2024 Create Change Artists-in-Residence include:
Anjali Kamat and Rehan Ansari
Breaking the Silence
Breaking the Silence is a storytelling and oral history project within the South Asian American community in Queens, New York. This project will offer workshops for South Asian American youth to develop a multimedia storytelling project about the legacies of ethnocentrism as well as stories of resistance within their family histories.
All About Love: Community Narratives
All About Love: Community Narratives is an immersive video archive endeavor inspired by the transformative insights of bell hooks’ seminal work. Through intimate video narratives, participants will candidly share personal experiences, reflections, and perceptions of love, offering profound insights into the role love plays in shaping our lives.
Beyond Memorial | Sacred Sites
“Beyond Memorial” Sacred Sites is an art, spatial, and healing justice response to the invisible yet palpable scars left in spaces of community trauma or loss. “Beyond Memorial” Sacred Sites involves crucial dialogue with community groups, such as a peace-keeping youth cohort, exploring how to reclaim public spaces for community well-being and belonging.
2024 Create Change Bed-Stuy Artists-in-Residence include:
Brownstone Steps Garden Reading Series
Bedford-Stuyvesant, Crown Heights, and Fort Greene
The Brownstone Steps Garden Reading Series is a theatrical arts program designed to provide free entertainment to local and low-income communities in easily accessible public settings for residents that can not always afford tickets to theatrical productions in Times Square and other arts districts.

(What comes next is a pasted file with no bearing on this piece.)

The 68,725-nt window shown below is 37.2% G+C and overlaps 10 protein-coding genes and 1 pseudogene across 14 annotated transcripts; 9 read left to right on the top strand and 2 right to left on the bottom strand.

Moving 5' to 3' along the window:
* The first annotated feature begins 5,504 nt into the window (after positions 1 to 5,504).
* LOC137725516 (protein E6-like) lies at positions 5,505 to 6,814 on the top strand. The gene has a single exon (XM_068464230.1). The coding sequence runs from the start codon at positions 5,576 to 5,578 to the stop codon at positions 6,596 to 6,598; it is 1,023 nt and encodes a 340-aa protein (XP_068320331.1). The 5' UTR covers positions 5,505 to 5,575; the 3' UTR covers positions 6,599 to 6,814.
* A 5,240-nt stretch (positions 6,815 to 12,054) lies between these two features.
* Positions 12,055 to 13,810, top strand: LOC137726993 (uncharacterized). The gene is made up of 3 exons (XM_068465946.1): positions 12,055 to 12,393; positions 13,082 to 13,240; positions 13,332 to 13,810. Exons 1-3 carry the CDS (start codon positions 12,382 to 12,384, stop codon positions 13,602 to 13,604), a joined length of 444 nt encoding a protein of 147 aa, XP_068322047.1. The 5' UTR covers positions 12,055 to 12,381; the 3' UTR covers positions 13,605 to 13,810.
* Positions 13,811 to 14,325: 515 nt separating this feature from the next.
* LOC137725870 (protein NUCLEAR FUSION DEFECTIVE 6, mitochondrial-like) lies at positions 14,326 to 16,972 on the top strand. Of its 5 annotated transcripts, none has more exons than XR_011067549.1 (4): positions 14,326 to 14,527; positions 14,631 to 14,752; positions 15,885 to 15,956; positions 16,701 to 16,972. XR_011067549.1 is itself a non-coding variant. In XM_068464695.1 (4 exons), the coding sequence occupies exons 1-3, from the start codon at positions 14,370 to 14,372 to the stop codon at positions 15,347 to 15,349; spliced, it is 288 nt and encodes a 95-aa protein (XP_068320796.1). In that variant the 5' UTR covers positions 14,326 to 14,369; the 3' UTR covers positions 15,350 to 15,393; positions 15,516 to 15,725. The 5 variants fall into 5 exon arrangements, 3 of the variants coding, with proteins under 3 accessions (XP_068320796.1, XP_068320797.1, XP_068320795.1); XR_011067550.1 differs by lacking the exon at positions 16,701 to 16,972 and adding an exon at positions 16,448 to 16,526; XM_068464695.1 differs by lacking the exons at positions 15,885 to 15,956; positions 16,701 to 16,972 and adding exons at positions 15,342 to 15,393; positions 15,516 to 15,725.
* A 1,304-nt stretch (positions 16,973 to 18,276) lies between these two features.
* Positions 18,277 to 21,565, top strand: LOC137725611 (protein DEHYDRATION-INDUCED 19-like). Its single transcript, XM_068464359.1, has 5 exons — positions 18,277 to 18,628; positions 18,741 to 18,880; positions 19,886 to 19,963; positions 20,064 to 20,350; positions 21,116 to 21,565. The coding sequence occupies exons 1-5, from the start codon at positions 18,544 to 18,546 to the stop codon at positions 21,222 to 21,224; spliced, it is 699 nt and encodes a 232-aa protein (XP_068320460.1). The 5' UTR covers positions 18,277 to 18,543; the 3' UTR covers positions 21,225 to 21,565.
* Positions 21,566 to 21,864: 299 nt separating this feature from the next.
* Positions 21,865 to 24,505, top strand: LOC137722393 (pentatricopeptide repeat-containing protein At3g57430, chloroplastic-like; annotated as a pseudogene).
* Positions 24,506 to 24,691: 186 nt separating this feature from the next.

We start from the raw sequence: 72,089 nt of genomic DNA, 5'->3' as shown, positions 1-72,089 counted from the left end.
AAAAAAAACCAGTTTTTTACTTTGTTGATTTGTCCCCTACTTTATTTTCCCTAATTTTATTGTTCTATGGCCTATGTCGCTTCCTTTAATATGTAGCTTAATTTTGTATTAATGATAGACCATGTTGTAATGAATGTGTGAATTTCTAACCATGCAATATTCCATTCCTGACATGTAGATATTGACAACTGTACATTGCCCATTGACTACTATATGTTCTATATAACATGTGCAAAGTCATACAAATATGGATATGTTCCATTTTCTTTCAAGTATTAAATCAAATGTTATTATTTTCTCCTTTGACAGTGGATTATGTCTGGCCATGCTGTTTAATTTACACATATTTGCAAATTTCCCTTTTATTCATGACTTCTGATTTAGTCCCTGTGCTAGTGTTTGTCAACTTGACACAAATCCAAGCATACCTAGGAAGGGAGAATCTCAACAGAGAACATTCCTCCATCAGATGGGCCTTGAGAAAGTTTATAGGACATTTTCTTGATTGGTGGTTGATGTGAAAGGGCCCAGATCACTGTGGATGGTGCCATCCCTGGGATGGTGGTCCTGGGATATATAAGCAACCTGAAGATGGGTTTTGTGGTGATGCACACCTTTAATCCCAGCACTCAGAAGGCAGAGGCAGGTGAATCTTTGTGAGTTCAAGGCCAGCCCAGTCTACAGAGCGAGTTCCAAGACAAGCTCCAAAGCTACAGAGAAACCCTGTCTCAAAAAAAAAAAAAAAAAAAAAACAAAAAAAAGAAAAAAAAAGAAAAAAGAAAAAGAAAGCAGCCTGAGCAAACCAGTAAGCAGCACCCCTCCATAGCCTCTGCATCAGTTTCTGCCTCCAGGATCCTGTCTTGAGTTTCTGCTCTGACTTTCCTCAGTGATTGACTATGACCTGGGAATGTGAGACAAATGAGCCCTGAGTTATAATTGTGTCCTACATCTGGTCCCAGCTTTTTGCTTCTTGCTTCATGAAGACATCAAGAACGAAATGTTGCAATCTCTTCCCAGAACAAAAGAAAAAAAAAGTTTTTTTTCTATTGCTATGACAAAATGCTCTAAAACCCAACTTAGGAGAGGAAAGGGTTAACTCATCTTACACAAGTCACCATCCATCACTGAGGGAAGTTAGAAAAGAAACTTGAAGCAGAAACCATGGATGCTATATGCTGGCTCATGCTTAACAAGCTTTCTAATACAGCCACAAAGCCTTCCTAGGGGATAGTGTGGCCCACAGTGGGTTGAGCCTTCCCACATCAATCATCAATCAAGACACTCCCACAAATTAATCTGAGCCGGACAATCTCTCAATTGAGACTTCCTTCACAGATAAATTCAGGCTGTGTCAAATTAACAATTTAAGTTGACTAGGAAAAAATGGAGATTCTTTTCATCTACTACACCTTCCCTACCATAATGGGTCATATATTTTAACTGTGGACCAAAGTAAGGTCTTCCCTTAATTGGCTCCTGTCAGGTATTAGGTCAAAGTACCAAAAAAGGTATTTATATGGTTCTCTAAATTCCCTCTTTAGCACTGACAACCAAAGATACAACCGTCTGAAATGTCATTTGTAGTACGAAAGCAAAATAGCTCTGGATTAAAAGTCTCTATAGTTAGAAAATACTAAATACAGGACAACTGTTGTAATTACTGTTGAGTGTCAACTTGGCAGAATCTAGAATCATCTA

Timothy Prolific Edwaujonte
Egungun: The Afro-Indigenous Genealogy Project
The focus of “Egungun” (Yoruba for “ancestors”) is to utilize genealogical and genetic research as a catalyst for healing and creative expression in pursuit of reparations for Afro-Indigenous people. At no cost, participants will chart their family lineages, take tests from African Ancestry to uncover their ancestral genome, conduct oral history interviews, engage in indigenous ancestral spiritual rituals, and synthesize their findings in a culminating artistic presentation in Bed-Stuy.
2024 Create Change Fellows include:
Jennella Young is an artist and educator based in Brooklyn, specializing in painting, photography, mixed media, and book art.
Ashley Rucker founded TherapART to promote the positive effects of art therapy after struggling with the anguish of a sibling suffering from drug addiction and incarceration.
As a native Brooklynite, grassroots organizer, and activist, Zumilena Then works in various capacities to preserve her home community. She holds a Bachelor of Architecture from Pratt Institute and is the Preservation Manager for the Weeksville Heritage Center (WHC).
Jessica Doe, PhD is a multi-award-winning Aniyunwiya interdisciplinary poet and artist. As a native of the occupied land of what is often referred to today as “Oregon” and a citizen of the Cherokee Nation, space, place, and de-colonization are the driving forces behind her work, which includes 15 books and several solo exhibitions.
Kevyn Way is a Black, queer; gender expansive, multi-genre writer who weaves stories to make the reader gasp, shutter, and cackle. They center stories with themes about race, family, and adoption while highlighting the connection between gender and Blackness.